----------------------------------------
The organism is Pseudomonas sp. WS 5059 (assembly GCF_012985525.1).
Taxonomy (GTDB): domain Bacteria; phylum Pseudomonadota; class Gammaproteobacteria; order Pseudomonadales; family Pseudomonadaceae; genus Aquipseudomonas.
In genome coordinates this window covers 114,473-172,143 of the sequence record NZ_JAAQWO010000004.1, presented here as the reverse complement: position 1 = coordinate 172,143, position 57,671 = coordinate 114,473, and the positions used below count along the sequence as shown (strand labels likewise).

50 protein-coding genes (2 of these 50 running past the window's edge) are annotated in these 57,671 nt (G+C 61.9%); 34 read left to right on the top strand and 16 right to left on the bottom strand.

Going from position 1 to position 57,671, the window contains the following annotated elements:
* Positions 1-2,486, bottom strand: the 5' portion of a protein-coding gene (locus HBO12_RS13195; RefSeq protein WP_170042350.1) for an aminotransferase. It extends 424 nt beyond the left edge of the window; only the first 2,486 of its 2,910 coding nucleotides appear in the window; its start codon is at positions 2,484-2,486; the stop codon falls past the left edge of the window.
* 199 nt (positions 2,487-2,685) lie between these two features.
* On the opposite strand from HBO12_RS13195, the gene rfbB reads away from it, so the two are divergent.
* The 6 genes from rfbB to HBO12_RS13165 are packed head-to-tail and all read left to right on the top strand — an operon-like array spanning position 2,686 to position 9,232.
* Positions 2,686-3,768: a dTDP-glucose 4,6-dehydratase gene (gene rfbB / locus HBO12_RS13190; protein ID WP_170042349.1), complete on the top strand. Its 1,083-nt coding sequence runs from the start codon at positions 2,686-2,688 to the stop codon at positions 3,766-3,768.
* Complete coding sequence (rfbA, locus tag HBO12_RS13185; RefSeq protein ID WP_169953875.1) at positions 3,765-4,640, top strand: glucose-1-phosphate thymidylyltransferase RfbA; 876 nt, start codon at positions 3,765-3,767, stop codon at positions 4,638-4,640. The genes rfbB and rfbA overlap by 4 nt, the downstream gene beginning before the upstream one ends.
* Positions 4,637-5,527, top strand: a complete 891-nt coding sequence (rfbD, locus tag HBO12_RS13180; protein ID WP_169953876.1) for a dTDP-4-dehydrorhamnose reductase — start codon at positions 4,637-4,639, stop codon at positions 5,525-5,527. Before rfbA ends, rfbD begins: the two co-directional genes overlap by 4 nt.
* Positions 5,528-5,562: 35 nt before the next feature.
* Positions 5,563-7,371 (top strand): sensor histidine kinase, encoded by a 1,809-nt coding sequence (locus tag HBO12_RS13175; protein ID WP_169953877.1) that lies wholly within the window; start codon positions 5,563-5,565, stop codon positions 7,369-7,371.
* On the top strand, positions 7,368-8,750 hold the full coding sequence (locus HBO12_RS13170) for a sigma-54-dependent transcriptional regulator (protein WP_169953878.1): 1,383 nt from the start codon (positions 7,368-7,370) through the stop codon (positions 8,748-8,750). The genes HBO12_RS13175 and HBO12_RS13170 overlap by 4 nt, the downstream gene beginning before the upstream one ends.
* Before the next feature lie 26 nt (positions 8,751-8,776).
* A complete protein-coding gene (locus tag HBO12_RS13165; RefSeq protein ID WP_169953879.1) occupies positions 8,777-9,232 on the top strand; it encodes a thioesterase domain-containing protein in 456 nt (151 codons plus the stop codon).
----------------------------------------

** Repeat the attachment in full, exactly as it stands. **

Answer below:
The organism is Pseudomonas sp. WS 5059 (assembly GCF_012985525.1).
Taxonomy (GTDB): domain Bacteria; phylum Pseudomonadota; class Gammaproteobacteria; order Pseudomonadales; family Pseudomonadaceae; genus Aquipseudomonas.
In genome coordinates this window covers 114,473-172,143 of the sequence record NZ_JAAQWO010000004.1, presented here as the reverse complement: position 1 = coordinate 172,143, position 57,671 = coordinate 114,473, and the positions used below count along the sequence as shown (strand labels likewise).

50 protein-coding genes (2 of these 50 running past the window's edge) are annotated in these 57,671 nt (G+C 61.9%); 34 read left to right on the top strand and 16 right to left on the bottom strand.

Going from position 1 to position 57,671, the window contains the following annotated elements:
* Positions 1-2,486, bottom strand: the 5' portion of a protein-coding gene (locus HBO12_RS13195; RefSeq protein WP_170042350.1) for an aminotransferase. It extends 424 nt beyond the left edge of the window; only the first 2,486 of its 2,910 coding nucleotides appear in the window; its start codon is at positions 2,484-2,486; the stop codon falls past the left edge of the window.
* 199 nt (positions 2,487-2,685) lie between these two features.
* On the opposite strand from HBO12_RS13195, the gene rfbB reads away from it, so the two are divergent.
* The 6 genes from rfbB to HBO12_RS13165 are packed head-to-tail and all read left to right on the top strand — an operon-like array spanning position 2,686 to position 9,232.
* Positions 2,686-3,768: a dTDP-glucose 4,6-dehydratase gene (gene rfbB / locus HBO12_RS13190; protein ID WP_170042349.1), complete on the top strand. Its 1,083-nt coding sequence runs from the start codon at positions 2,686-2,688 to the stop codon at positions 3,766-3,768.
* Complete coding sequence (rfbA, locus tag HBO12_RS13185; RefSeq protein ID WP_169953875.1) at positions 3,765-4,640, top strand: glucose-1-phosphate thymidylyltransferase RfbA; 876 nt, start codon at positions 3,765-3,767, stop codon at positions 4,638-4,640. The genes rfbB and rfbA overlap by 4 nt, the downstream gene beginning before the upstream one ends.
* Positions 4,637-5,527, top strand: a complete 891-nt coding sequence (rfbD, locus tag HBO12_RS13180; protein ID WP_169953876.1) for a dTDP-4-dehydrorhamnose reductase — start codon at positions 4,637-4,639, stop codon at positions 5,525-5,527. Before rfbA ends, rfbD begins: the two co-directional genes overlap by 4 nt.
* Positions 5,528-5,562: 35 nt before the next feature.
* Positions 5,563-7,371 (top strand): sensor histidine kinase, encoded by a 1,809-nt coding sequence (locus tag HBO12_RS13175; protein ID WP_169953877.1) that lies wholly within the window; start codon positions 5,563-5,565, stop codon positions 7,369-7,371.
* On the top strand, positions 7,368-8,750 hold the full coding sequence (locus HBO12_RS13170) for a sigma-54-dependent transcriptional regulator (protein WP_169953878.1): 1,383 nt from the start codon (positions 7,368-7,370) through the stop codon (positions 8,748-8,750). The genes HBO12_RS13175 and HBO12_RS13170 overlap by 4 nt, the downstream gene beginning before the upstream one ends.
* Before the next feature lie 26 nt (positions 8,751-8,776).
* A complete protein-coding gene (locus tag HBO12_RS13165; RefSeq protein ID WP_169953879.1) occupies positions 8,777-9,232 on the top strand; it encodes a thioesterase domain-containing protein in 456 nt (151 codons plus the stop codon).